Tucked into a corridor-like niche, the 9-by-12-foot kitchen in a Victorian house in Noe Valley, San Francisco, had no natural light. Tasked by her client with brightening the space and maximizing storage and seating, designer Alison Davin, founding principal of Jute, a member of the Remodelista Architect/Designer Directory, wanted to make the kitchen feel bigger and yet knew she couldn’t add any more square footage. Her game-changing move was to remove the wall between the living areas and the kitchen, enabling the opened-up kitchen to borrow and benefit from the natural daylight in those spaces. “The family of four did not want to take space away from their dining and living areas so we worked with what we had,” Davin says. “The redesign of the kitchen layout made the space more functional. Coupled with the natural light, the kitchen feels like it has grown in size.”
Photography by Drew Kelly.
Above: The streamlined new kitchen is in a light-reflecting white palette. Having worked with Davin before, the client gave her and her team at Jute the freedom to work without an approval process because the project was under a tight deadline. Says Davin, “We started with the layout, followed with the custom-cabinetry drawings, figured out where the plugged-in appliances would go, and then added the decorative pieces: large aluminum lights, marble chevron backsplash, and accessories for the open shelving.”
Above: A kitchen cabinet next to the refrigerator reveals a hidden microwave. See 10 Strategies for Hiding the Microwave for more ideas about keeping the microwave tucked away.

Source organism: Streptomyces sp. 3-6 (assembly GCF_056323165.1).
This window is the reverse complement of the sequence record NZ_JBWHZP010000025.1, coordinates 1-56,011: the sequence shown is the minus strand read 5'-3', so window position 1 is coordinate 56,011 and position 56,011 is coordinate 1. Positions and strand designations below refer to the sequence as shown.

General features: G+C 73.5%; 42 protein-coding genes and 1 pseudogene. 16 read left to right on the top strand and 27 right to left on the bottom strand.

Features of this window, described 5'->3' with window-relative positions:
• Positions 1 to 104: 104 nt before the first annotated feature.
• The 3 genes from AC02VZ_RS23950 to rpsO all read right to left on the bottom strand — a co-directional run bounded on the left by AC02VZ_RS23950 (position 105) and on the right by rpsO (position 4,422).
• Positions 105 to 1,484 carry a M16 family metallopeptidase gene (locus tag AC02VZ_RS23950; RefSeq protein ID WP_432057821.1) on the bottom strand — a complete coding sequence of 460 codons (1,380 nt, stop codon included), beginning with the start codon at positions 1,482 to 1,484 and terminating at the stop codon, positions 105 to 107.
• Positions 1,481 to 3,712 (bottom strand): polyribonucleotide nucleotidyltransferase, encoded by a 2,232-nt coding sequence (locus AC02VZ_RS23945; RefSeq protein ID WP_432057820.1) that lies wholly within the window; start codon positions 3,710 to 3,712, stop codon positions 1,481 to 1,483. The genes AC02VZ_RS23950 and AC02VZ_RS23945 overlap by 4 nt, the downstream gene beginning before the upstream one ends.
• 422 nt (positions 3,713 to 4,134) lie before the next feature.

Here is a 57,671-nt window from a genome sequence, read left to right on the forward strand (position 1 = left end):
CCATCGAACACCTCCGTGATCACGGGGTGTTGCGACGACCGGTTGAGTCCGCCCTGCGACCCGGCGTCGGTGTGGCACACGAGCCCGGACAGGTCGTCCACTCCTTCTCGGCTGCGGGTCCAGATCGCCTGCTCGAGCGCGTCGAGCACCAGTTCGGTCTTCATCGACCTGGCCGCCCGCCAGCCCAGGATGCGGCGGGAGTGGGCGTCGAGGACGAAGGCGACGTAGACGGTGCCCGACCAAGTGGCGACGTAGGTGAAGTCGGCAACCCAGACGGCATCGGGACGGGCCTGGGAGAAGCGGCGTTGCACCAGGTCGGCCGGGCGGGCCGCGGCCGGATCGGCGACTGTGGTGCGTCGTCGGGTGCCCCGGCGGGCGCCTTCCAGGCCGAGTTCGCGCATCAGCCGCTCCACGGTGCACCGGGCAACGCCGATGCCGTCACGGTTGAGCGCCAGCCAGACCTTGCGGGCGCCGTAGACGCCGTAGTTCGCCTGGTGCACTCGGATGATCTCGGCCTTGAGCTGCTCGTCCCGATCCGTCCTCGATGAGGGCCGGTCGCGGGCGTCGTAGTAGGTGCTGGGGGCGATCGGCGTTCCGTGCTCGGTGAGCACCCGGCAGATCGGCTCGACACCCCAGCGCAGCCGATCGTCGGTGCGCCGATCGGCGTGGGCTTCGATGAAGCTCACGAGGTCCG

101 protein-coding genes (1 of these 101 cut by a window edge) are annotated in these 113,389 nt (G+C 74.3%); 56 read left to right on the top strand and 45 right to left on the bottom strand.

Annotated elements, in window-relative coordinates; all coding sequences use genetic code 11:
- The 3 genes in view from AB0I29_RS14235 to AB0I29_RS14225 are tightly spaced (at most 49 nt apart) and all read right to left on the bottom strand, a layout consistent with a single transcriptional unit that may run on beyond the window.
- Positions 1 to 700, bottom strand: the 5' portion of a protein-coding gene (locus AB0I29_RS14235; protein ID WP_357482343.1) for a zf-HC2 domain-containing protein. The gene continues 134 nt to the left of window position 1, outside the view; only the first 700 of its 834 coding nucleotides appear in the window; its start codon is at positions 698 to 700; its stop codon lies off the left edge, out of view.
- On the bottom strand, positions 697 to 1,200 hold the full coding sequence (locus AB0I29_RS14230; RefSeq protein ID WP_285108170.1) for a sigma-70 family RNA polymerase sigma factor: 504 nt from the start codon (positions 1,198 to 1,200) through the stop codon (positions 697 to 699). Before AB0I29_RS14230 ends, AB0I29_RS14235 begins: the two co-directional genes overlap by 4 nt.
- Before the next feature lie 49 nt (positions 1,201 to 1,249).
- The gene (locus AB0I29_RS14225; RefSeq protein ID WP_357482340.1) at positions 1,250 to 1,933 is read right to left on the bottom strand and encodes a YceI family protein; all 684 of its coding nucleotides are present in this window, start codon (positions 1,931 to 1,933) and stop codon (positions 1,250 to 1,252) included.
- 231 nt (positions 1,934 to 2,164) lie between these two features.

Above: Davin created a U-shaped layout to maximize the efficiency and functionality of the small kitchen, and introduced cabinets and shelves on all three walls. Lighting is provided by a pair of Oskar Pendants in a satin aluminum and nickel finish. Get the lowdown on U-shaped kitchens and see 10 of our favorites in Remodeling 101: The U-Shaped Kitchen.
Above: Caesarstone counters are paired with custom marble tiles (Parramore in Thassos and Alba Chiara) from Waterworks. Closed overhead cabinets–painted in Horizon by Benjamin Moore–maximize storage and keep the open kitchen from looking busy. The Quincy Deck-Mounted Bridge Faucet with Lever Handles is by Kallista.
Above: The neutral palette provides a blank canvas for culinary color.
Above L and R: These images show the wall between the living areas and kitchen that was removed in the remodel.
Above: The enclosures created a corridor-like kitchen (shown here looking toward the front hall).
Above: A view of the old kitchen looking toward the living area.
Above: The before and after plans illustrate the dramatic opening effect of removing the wall separating the kitchen and dining room.
For more kitchen success stories, peruse our Rehab Diaries, including An Artist’s NYC Kitchen Renovation and Cobble Hill Kitchen Makeover, Before and After. On Gardenista, have a look at our Recipe Roundup for the Perfect Picnic Menu.